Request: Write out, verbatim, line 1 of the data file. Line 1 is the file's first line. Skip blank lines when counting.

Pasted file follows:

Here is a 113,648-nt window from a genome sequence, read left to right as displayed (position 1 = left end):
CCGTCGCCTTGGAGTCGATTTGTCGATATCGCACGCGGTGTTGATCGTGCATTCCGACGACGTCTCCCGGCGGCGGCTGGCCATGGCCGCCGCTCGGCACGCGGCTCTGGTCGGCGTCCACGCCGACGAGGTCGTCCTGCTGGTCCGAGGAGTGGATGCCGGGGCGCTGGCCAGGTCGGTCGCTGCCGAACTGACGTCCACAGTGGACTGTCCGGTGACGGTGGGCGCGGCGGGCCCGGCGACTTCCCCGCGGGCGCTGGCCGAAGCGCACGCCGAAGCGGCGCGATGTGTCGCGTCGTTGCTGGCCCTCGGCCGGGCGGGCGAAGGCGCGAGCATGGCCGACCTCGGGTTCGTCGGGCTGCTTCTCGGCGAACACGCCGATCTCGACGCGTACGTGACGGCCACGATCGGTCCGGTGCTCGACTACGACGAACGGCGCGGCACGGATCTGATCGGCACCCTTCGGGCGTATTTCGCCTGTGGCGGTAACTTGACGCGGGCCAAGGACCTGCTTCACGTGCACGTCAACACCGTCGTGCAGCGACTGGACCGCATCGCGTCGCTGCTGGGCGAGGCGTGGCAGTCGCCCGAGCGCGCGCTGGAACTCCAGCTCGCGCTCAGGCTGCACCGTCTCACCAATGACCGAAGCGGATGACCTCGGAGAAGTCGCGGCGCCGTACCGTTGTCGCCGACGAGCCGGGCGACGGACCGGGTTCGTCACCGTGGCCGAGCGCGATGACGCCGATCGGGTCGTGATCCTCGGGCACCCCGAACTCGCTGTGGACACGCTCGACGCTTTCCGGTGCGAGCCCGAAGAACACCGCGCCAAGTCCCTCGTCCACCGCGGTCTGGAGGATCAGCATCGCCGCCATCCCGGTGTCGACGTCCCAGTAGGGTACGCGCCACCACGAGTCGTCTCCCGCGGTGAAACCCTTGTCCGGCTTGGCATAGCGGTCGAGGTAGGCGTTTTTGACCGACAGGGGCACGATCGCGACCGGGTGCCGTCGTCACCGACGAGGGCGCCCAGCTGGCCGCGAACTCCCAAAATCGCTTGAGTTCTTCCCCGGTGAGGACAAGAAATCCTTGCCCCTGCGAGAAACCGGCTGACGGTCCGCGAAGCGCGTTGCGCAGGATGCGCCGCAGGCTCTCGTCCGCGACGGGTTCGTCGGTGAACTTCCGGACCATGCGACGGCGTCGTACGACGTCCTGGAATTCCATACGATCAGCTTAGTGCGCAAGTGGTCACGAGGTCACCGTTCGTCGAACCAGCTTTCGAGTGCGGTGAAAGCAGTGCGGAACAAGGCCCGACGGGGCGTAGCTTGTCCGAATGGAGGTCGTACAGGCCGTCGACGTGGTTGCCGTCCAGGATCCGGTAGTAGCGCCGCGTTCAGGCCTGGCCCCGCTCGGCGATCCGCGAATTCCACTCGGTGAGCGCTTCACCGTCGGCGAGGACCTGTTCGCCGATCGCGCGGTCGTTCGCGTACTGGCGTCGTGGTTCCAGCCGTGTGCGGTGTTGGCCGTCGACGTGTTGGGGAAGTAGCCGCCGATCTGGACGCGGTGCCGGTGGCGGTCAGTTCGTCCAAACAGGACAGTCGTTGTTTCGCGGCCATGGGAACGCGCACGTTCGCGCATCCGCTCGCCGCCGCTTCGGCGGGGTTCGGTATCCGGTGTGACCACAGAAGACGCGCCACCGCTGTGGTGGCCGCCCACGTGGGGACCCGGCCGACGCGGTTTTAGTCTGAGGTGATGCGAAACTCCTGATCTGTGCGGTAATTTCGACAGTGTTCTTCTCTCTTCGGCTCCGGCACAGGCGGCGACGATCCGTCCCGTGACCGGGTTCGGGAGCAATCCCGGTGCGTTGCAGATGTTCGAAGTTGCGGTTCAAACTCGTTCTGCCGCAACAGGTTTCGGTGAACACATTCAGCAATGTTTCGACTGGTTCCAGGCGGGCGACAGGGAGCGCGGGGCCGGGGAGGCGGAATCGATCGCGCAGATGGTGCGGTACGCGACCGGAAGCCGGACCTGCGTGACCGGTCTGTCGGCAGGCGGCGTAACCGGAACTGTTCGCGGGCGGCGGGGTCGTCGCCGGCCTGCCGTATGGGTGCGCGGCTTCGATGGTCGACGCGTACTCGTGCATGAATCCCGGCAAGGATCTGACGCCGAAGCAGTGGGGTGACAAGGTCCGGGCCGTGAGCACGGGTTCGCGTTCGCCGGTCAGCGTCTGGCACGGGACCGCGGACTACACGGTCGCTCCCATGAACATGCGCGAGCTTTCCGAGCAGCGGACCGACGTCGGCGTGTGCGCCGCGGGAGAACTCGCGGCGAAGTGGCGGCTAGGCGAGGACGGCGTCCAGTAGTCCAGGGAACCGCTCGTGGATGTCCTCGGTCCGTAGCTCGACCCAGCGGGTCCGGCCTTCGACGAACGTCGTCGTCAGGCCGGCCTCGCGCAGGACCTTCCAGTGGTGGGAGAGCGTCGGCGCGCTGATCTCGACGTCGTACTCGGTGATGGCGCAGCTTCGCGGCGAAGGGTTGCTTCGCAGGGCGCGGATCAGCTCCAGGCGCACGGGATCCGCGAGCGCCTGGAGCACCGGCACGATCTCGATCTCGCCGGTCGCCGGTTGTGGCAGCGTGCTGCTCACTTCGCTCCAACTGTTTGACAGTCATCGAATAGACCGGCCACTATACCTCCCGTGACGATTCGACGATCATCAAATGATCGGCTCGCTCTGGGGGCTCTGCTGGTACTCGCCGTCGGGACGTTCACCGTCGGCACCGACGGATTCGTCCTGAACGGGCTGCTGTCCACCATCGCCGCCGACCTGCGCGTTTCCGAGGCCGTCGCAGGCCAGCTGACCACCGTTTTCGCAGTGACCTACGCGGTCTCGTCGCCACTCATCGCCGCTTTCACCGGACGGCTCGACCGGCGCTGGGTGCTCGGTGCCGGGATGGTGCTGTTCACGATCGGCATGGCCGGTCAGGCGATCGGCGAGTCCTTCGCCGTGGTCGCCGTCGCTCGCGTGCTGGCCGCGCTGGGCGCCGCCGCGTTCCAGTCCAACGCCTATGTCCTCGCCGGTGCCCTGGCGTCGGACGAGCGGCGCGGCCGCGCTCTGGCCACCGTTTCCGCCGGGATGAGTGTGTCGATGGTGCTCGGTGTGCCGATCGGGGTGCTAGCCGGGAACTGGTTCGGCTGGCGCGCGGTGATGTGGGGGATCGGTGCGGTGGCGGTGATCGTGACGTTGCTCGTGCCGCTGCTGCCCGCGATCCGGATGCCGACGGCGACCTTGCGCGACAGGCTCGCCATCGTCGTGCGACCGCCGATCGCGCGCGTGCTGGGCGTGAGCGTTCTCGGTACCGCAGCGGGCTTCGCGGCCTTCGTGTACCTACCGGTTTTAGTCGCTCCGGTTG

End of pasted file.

Here is a 113,648-nt window from a genome sequence, read left to right as displayed (position 1 = left end):